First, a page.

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Sexual Problems and Neurodiverse Couples

sexual dissatisfaction in neurodiverse couples
Five key factors contribute to sexual dissatisfaction in neurodiverse couples

It is no secret that neurodiverse couples, where one person has Autism Spectrum Disorder and the other does not, have certain challenges in creating a satisfying, fulfilling relationship. An area where this challenge is especially noticeable is sexual intimacy. One Autism researcher found that 50% of neurodiverse couples reported no sexual activity in their relationship. Without a doubt many couples are dissatisfied with the sexual relationship they do have, and many of the neurotypical partners in these relationships are uncertain about why this is.

Here is a list of deficits that seriously impact the sexual intimacy in a neurodiverse relationship, deficits that generally are the result of the emotional and social challenges of the ASD partner.

Deficiency in Theory of Mind

This refers to the difficulty people with Autism Spectrum Disorder have in understanding that others have thoughts and feelings that are different from their own. This makes it difficult to think about what’ is going on in someone else’s head, including expectations, needs, fears, and desires. When the ability to imagine what one’s partner needs and wants is lacking, the giving and receiving of physical enjoyment is severely curtailed.

Communication Impasses

Communication is fundamental to whether a relationship works or not, and it is the key ingredient to maintaining a relationship in a workable state. The deficits caused by Autism Spectrum Disorder impact communication and are often the main cause of sexual dissatisfaction, when shared desires and an interest in satisfying one’s partner’s needs are either misrepresented or absent.

Deficits in non-verbal communication are particularly problematic in neurodiverse sexual relationships since the physical, intimate expressions that are integral to sexual satisfaction are compromised when the ASD partner cannot “read” what a partner needs, wants, and does not want.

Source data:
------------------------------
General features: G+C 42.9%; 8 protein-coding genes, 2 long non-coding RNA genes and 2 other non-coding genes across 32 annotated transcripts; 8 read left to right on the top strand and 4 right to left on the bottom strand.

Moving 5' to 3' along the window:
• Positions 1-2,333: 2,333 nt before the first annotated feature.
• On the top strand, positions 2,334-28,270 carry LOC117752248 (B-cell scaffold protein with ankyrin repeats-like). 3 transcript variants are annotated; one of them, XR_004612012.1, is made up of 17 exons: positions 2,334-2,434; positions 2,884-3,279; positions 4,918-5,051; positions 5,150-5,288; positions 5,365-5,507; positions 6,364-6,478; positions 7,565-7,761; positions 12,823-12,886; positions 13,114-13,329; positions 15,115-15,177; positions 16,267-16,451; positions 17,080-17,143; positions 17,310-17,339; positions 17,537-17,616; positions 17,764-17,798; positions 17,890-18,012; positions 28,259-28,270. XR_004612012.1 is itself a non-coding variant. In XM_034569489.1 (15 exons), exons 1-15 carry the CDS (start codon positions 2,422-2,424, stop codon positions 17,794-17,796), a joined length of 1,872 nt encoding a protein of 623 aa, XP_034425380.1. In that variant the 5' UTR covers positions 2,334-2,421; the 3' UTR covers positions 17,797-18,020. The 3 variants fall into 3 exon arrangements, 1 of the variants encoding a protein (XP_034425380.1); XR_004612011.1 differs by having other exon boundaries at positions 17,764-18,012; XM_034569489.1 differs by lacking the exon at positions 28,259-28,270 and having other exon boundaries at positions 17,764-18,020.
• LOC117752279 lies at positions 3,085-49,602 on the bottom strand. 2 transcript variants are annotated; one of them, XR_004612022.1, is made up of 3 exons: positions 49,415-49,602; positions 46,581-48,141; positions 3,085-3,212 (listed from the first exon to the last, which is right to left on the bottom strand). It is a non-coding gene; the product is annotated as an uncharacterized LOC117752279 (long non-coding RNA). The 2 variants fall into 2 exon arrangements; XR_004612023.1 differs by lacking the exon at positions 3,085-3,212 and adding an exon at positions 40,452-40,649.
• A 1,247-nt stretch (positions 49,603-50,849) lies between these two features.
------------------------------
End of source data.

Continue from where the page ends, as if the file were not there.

Many people with Autism Spectrum Disorder are preoccupied with their own needs, interests, desires, etc. and have trouble both seeing and attending to those of their partner. Obviously, when this is prominent it affects the entirety of an intimate relationship including, and in many cases especially, sexual intimacy. A frequent complaint of neurotypical partners is that the ASD partner’s sexual interest is focused mostly on being pleasured and not pleasing the other.

Sensory Issues

Up to 90 percent of people with Autism Spectrum Disorder are either overly sensitive to sound, sight, taste, smell or touch, or barely notice them at all. Because of this many ASD partners are reluctant to physically touch their partner or are averse to the smells and tastes that often accompany sexual intimacy.

Clearly, this contributes a layer of challenge that many neurotypical partners find suffocating, disagreeable or lacking depending upon the degree to which the sensory difference impacts their sexual relationship.

Emotional Intimacy

Even though emotional intimacy, or the lack thereof, can be thought of as a consequence of the above list of deficits, I add it because it captures what many neurotypical partners characterize as the main problem they experience sexually with their partner.

Indeed, emotional intimacy is what most people with Autism Spectrum Disorder report as the main missing ingredient in their own lives. In many cases, the fact that it is missing is not necessarily a problem, as intimacy is not a high priority for them. Nevertheless, within an ongoing romantic relationship, the lack of emotional intimacy almost always impacts sexual intimacy. Whatever the cause may be, a lack or absence of emotional closeness, affection, caring and desire make sexual satisfaction hard to achieve. It is the main reason why many neurodiverse couples feel so unhappy with their sexual relationship and struggle so hard to stay together.


Dr. Kenneth Roberson

Dr. Kenneth Roberson is an Adult Autism Psychologist in San Francisco with over 30 years of experience. Click below to ask a question or schedule an appointment.

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